A London mayoral candidate has been fined by police for breaking lockdown rules in Southwark.

Former Wall Street banker Brian Rose is vying to be London's next mayor, and was filming promotion material for his campaign in south east London on Sunday (January 24) when the Met Police intervened.

Mr Rose said he and six of his staff were each fined £200 and were told "campaigning was not a necessary reason" for being out.

He was recording a socially distanced video when police spotted the legally parked bus in Southwark.

The independent candidate described confusion over campaign rules as "an affront to democracy."



A spokesperson for the City of London Police force said restrictions "have no exemption for canvassing".

"Anyone canvassing can expect the police to enforce the legislation, which could include issuing fines."

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Cabinet minister Chloe Smith said the government would issue guidance about appropriate campaign conduct shortly, but reminded candidates that face-to-face political activity was forbidden.

Earlier this month, she said the bar for postponing the election was "quite high".

Rose said: “If leafleting is safe, then my Covid-secure bus is safe.

“It may well be the safest bus in Britain, particularly when compared with the public transport which many key workers are forced to use.

“We are quite clear that we have broken no laws and that we are behaving in a way that is safe, appropriate and in keeping with both the spirit and the letter of the law.”

The London mayoral election is set to take place on 6 May, although the date is being kept under review due to the coronavirus pandemic.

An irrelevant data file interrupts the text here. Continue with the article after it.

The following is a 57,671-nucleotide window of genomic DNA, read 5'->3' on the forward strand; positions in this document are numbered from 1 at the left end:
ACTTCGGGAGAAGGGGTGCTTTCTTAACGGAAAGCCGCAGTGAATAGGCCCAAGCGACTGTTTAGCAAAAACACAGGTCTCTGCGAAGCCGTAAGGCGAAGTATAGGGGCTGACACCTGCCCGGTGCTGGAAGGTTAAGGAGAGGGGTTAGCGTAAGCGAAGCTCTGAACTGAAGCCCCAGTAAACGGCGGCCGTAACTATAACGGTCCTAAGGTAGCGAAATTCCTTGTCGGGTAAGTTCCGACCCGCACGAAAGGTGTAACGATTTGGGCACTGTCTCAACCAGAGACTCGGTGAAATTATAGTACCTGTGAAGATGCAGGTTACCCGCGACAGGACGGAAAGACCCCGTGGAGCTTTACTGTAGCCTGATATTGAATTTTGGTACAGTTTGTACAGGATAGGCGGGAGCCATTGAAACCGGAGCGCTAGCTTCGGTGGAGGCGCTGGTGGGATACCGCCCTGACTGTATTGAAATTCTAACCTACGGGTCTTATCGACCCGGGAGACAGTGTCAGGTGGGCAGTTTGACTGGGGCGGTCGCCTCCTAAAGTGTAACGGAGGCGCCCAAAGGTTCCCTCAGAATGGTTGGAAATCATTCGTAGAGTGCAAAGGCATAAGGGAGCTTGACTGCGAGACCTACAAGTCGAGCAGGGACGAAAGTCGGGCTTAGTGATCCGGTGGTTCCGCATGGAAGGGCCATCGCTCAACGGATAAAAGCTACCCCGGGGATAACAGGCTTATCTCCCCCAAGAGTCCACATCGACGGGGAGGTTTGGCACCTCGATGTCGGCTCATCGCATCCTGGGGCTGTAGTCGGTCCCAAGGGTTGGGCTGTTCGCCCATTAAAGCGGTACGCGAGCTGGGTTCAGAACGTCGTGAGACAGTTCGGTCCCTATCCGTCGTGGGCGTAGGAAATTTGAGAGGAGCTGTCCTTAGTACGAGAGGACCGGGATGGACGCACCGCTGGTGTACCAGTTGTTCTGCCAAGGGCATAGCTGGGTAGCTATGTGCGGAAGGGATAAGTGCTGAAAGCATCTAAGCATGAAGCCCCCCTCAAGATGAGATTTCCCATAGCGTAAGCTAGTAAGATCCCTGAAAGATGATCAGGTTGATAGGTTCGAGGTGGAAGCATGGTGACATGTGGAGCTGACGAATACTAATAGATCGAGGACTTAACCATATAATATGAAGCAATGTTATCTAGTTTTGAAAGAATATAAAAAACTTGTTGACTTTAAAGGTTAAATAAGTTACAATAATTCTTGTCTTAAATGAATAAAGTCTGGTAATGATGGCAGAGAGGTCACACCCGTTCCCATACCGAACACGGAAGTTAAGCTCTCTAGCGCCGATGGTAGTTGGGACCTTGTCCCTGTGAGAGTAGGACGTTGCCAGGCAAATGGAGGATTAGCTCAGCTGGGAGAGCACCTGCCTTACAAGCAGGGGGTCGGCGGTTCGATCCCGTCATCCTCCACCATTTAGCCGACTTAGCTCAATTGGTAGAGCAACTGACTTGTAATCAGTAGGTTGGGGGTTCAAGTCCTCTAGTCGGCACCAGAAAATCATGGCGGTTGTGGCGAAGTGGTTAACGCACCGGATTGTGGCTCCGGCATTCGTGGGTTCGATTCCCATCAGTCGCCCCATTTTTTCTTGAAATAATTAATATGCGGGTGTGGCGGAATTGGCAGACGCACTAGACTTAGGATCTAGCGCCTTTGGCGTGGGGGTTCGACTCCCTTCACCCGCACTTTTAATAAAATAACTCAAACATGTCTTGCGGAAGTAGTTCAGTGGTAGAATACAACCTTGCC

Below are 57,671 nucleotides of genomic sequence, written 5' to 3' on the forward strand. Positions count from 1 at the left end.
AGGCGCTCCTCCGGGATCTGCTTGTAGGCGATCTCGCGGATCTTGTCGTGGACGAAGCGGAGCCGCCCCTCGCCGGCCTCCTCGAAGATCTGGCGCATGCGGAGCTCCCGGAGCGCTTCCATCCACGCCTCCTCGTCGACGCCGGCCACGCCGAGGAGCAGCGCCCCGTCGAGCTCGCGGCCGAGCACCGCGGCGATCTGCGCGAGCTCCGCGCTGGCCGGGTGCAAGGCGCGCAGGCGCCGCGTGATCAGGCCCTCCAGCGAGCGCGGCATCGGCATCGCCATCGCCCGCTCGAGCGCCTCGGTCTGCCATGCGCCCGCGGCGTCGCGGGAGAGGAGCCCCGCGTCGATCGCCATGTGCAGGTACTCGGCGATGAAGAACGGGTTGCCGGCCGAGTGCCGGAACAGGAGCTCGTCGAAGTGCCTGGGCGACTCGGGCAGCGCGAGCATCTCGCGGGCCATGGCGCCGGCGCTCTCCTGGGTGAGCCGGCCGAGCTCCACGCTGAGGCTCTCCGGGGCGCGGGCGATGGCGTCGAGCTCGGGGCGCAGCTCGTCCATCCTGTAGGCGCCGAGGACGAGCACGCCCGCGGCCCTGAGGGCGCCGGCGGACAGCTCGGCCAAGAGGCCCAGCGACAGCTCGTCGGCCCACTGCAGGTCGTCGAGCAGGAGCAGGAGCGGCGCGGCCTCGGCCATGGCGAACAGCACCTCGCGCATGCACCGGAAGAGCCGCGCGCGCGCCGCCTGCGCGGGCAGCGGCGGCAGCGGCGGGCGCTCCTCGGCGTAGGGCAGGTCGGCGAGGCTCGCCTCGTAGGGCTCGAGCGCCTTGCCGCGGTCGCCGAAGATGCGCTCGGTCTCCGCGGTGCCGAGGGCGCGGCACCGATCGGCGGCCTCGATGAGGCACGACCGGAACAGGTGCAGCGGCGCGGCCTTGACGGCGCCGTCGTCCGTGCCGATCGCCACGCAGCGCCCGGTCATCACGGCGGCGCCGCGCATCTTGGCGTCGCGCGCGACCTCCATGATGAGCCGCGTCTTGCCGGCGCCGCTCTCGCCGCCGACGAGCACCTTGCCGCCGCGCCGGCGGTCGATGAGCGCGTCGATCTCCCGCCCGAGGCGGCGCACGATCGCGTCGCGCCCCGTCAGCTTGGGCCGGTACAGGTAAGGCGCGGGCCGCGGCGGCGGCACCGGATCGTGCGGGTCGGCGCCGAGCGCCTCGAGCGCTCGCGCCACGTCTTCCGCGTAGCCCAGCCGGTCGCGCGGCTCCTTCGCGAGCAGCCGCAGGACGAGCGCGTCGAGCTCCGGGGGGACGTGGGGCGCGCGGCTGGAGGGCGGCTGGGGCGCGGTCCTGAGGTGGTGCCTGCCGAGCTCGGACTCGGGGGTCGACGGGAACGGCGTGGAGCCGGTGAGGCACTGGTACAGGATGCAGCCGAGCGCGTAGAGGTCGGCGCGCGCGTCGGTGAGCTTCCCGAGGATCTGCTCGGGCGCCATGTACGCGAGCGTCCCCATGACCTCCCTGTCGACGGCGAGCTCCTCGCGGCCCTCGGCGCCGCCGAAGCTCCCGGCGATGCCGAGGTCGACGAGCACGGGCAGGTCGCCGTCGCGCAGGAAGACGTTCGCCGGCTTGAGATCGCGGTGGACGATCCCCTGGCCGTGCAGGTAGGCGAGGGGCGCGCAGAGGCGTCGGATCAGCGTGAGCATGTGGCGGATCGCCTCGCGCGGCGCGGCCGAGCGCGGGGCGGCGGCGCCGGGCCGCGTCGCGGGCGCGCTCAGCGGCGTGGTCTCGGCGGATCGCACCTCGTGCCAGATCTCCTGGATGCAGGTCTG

Mr Rose represents a media platform called London Real.

Paul Frost, chief of staff for the campaign, added: “We will be challenging the penalties given to both Mr Rose and members of the team, based on the same guidance that other parties have been using to ensure their campaigns can go ahead.

“In these crucial elections, ensuring a level playing field for all candidates is imperative, something that is evidently being prevented by the actions today of the City of London police force.”

Labour has also reported the Conservative London mayoral candidate to the Crown Prosecution Service over claims he "repeatedly attempted to mislead" voters with campaign leaflets.

Shaun Bailey, who is seeking to topple Labour incumbent Sadiq Khan during the upcoming May election, used "City Hall" branded paper to warn Londoners of an alleged "21.2%" council tax increase.

The letter warned: "London mayoral council tax rise. Do not ignore."

The leaflet, sent in December, invited readers to sign a petition against any council tax hikes and, while the footnote included Mr Bailey's name and the address for the Conservative Party headquarters, the Tory Party logo and name was absent.

Lawyers acting on behalf of Labour, in their submission to the Crown Prosecution Service (CPS), called the leaflets a "fraudulent device", as described by the 1983 Representation of the People Act.